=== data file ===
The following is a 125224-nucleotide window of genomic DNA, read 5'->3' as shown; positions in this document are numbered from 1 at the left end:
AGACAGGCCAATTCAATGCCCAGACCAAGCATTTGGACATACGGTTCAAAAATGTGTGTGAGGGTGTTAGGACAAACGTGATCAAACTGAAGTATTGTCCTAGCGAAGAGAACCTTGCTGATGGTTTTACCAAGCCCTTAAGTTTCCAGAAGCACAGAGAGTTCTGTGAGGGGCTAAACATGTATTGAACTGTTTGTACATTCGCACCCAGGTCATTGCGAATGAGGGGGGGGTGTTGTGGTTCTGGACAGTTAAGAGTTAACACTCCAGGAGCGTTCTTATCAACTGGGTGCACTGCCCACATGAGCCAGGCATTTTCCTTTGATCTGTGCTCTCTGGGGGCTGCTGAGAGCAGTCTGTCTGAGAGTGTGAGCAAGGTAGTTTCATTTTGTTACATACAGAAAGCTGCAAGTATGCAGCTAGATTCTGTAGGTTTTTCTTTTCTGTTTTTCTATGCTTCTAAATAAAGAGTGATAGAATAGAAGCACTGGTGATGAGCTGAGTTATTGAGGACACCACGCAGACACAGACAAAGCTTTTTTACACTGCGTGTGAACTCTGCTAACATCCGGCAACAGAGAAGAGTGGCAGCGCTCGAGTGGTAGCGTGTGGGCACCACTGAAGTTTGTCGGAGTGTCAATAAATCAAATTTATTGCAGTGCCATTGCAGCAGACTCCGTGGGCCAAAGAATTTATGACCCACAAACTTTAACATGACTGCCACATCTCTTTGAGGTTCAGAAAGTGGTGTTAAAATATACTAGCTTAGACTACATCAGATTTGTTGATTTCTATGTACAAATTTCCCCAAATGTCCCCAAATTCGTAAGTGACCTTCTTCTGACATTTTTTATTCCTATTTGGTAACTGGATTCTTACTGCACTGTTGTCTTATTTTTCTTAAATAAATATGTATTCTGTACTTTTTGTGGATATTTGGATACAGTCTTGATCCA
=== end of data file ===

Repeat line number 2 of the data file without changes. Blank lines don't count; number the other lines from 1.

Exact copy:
AGACAGGCCAATTCAATGCCCAGACCAAGCATTTGGACATACGGTTCAAAAATGTGTGTGAGGGTGTTAGGACAAACGTGATCAAACTGAAGTATTGTCCTAGCGAAGAGAACCTTGCTGATGGTTTTACCAAGCCCTTAAGTTTCCAGAAGCACAGAGAGTTCTGTGAGGGGCTAAACATGTATTGAACTGTTTGTACATTCGCACCCAGGTCATTGCGAATGAGGGGGGGGTGTTGTGGTTCTGGACAGTTAAGAGTTAACACTCCAGGAGCGTTCTTATCAACTGGGTGCACTGCCCACATGAGCCAGGCATTTTCCTTTGATCTGTGCTCTCTGGGGGCTGCTGAGAGCAGTCTGTCTGAGAGTGTGAGCAAGGTAGTTTCATTTTGTTACATACAGAAAGCTGCAAGTATGCAGCTAGATTCTGTAGGTTTTTCTTTTCTGTTTTTCTATGCTTCTAAATAAAGAGTGATAGAATAGAAGCACTGGTGATGAGCTGAGTTATTGAGGACACCACGCAGACACAGACAAAGCTTTTTTACACTGCGTGTGAACTCTGCTAACATCCGGCAACAGAGAAGAGTGGCAGCGCTCGAGTGGTAGCGTGTGGGCACCACTGAAGTTTGTCGGAGTGTCAATAAATCAAATTTATTGCAGTGCCATTGCAGCAGACTCCGTGGGCCAAAGAATTTATGACCCACAAACTTTAACATGACTGCCACATCTCTTTGAGGTTCAGAAAGTGGTGTTAAAATATACTAGCTTAGACTACATCAGATTTGTTGATTTCTATGTACAAATTTCCCCAAATGTCCCCAAATTCGTAAGTGACCTTCTTCTGACATTTTTTATTCCTATTTGGTAACTGGATTCTTACTGCACTGTTGTCTTATTTTTCTTAAATAAATATGTATTCTGTACTTTTTGTGGATATTTGGATACAGTCTTGATCCA